Our incubation journey started in 2011, when xchange was first established and began to collaborate with early-stage impact enterprises focused on the Philippines. Even then, xchange provided tailored mentorship and support to help impact enterprises achieve scale and sustainability in the shortest amount of time possible. Photo: The xchange team with Villgro, Brac and SecondMuse in India.
The big difference was that there weren’t a lot of local incubators in the impact space and we had to figure out A LOT of things on our own. There was no handbook, nor pioneers in the space willing to share what they learned and guide us through the process. We just had to make a go of it and learn by listening to and working with our family of entrepreneurs. We designed our own lean experiments to test theories that would ideally get us to positive outcomes, and engaged and collaborated with various organisations whose core mission is the creation of social value.
Today, as we continue to tread along this exciting path, we often find ourselves reflecting on what we’ve learned in the last eight years. We frequently think about the demands of the present and future, in addition to the need to boost our learning with the hope of exponentially improving and effectively contributing to the local ecosystem.
During a similar period of retrospection last year, we came across the call for applications to the Frontier Incubators program, an Australian Aid initiative of the Department of Foreign Affairs and Trade’s innovationXchange. The program offered an amazing learning opportunity for us. Even though we weren’t confident in our odds of actually being accepted, we just went for it. We applied to be part of the cohort and, fortunately, got into the program.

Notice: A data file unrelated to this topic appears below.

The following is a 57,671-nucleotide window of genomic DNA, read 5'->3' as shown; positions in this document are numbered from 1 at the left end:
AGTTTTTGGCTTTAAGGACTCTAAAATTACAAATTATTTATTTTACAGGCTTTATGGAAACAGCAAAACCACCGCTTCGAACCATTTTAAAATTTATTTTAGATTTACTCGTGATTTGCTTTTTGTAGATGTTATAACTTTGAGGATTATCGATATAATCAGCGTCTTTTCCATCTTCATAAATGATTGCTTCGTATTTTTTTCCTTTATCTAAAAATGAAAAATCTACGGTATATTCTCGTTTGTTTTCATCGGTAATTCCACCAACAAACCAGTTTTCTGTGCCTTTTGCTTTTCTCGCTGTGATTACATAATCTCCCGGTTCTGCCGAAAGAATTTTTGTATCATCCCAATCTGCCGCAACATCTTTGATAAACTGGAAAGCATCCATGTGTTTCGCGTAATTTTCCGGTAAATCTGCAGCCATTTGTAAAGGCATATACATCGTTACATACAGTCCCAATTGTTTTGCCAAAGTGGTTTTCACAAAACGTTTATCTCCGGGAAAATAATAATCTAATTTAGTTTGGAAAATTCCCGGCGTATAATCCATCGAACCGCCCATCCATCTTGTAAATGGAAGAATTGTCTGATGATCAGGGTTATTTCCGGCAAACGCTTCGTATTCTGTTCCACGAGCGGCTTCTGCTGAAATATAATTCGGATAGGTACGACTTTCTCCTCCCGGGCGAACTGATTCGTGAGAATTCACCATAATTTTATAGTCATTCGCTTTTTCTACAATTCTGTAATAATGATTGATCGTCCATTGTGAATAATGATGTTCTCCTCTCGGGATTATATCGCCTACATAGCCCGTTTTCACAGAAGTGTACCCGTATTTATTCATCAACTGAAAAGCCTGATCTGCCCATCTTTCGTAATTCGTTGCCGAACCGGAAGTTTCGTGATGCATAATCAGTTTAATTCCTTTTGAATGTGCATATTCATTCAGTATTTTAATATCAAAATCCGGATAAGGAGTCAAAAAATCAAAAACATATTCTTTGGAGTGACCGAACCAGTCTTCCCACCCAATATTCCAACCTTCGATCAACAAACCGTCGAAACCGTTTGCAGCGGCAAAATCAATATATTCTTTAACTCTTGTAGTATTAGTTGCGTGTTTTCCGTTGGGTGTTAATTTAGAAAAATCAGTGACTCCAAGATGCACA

Soon after, we met the 18 other members of the cohort, 11 amazing program partners and three main delivery partners, Conveners.org, SecondMuse and ygap. We spent a mind-blowing, jam-packed week in Singapore, which ended with the task of creating a learning and mentorship wishlist.
We believed that the sky was the limit, and asked for (1) help improving our incubation program by learning from someone with more experience, (2) learning more about risk capital for impact, angel network models and cooperatives.
Our wishes were granted and we were matched with Villgro, the world-renowned incubator with 19 years of experience. Our customised support program also included a study visit to India to meet the Villgro team, meet with an incubator for cooperatives, speak to angels who were active in the ecosystem, and visit an impact enterprise.
Our leadership team — composed of xchange’s Managing Director Rico Gonzalez and Directors Greg Perez and Erika Tatad — went straight to work. We were immediately impressed with the support we were getting through face to face meetings with Priya from Villgro, and follow-ups via calls and email. We were, of course, excited for the trip to India, but had no idea that it would surpass all of our expectations.
The trip was scheduled for the 22nd to 26th of April. The week before, the team found ourselves excited and anxious, cramming readings, discussing things to prepare for the trip and what to expect. It was going to be Rico and Greg’s first time in India so they were especially interested in what was in store for us.